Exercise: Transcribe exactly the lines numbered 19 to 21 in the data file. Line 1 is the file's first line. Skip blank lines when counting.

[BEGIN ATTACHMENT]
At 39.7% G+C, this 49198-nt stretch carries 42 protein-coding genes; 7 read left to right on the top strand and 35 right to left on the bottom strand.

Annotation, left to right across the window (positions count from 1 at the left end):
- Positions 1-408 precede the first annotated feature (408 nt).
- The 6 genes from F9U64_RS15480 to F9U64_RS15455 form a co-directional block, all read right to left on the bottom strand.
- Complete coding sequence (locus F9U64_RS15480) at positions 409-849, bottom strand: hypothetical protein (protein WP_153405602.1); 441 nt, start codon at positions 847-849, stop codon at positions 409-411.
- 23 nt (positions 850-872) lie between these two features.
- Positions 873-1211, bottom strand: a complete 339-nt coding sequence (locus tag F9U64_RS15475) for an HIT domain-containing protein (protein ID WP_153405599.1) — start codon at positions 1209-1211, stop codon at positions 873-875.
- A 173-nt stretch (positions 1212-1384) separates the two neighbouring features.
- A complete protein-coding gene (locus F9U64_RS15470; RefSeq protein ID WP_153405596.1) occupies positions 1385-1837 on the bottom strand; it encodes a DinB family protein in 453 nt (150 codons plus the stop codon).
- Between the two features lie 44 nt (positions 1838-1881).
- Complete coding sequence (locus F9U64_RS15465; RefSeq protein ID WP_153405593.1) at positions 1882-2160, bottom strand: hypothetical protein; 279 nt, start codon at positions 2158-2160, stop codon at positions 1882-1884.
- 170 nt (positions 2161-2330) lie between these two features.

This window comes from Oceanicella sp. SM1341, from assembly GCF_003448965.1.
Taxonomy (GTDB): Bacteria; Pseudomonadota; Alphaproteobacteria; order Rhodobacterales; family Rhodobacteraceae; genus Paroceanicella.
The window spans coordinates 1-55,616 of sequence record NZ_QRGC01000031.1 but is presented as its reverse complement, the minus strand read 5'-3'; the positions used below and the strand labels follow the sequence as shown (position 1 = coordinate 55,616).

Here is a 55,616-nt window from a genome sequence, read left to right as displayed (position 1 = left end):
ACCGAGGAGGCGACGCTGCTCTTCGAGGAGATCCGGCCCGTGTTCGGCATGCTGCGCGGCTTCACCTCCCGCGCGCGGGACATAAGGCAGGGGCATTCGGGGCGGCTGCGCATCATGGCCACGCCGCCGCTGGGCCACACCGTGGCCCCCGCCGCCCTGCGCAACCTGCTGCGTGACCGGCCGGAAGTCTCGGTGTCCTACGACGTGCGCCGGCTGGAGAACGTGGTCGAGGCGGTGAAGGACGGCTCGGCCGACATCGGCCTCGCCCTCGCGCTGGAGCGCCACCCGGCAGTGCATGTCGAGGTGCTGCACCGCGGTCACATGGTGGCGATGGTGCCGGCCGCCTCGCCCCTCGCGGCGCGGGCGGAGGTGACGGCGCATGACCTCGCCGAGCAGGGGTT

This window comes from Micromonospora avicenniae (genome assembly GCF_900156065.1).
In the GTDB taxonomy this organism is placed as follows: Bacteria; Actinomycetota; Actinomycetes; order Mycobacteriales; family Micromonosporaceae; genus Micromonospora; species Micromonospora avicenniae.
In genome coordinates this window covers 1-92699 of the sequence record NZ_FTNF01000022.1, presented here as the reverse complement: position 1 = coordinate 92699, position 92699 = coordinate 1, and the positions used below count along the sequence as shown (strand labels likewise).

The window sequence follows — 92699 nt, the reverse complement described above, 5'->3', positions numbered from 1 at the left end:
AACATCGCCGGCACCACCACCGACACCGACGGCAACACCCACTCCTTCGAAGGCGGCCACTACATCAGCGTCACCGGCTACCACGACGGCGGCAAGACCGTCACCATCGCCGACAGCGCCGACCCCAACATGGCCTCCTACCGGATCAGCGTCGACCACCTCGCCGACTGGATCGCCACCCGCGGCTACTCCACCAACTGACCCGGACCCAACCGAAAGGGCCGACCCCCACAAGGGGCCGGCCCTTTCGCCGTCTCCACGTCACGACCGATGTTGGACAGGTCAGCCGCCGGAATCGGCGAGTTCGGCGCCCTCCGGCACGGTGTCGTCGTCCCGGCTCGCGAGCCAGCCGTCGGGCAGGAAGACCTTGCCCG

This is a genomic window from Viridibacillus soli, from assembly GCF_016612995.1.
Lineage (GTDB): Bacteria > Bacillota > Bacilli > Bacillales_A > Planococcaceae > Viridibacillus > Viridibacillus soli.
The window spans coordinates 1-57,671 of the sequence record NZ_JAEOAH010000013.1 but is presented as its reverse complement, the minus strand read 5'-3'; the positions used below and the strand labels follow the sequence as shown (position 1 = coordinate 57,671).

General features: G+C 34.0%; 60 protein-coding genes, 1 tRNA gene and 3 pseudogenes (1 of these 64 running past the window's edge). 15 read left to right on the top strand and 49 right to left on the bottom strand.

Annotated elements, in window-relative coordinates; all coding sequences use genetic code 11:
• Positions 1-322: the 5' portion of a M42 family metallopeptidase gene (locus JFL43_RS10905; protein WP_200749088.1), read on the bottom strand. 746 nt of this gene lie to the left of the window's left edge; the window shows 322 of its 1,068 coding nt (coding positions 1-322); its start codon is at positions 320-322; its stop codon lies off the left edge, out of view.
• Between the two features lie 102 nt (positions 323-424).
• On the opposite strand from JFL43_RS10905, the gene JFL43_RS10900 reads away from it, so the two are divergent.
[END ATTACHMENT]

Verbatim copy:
In the GTDB taxonomy this organism is placed as follows: Bacteria; Actinomycetota; Actinomycetes; order Mycobacteriales; family Micromonosporaceae; genus Micromonospora; species Micromonospora avicenniae.
In genome coordinates this window covers 1-92699 of the sequence record NZ_FTNF01000022.1, presented here as the reverse complement: position 1 = coordinate 92699, position 92699 = coordinate 1, and the positions used below count along the sequence as shown (strand labels likewise).

The window sequence follows — 92699 nt, the reverse complement described above, 5'->3', positions numbered from 1 at the left end: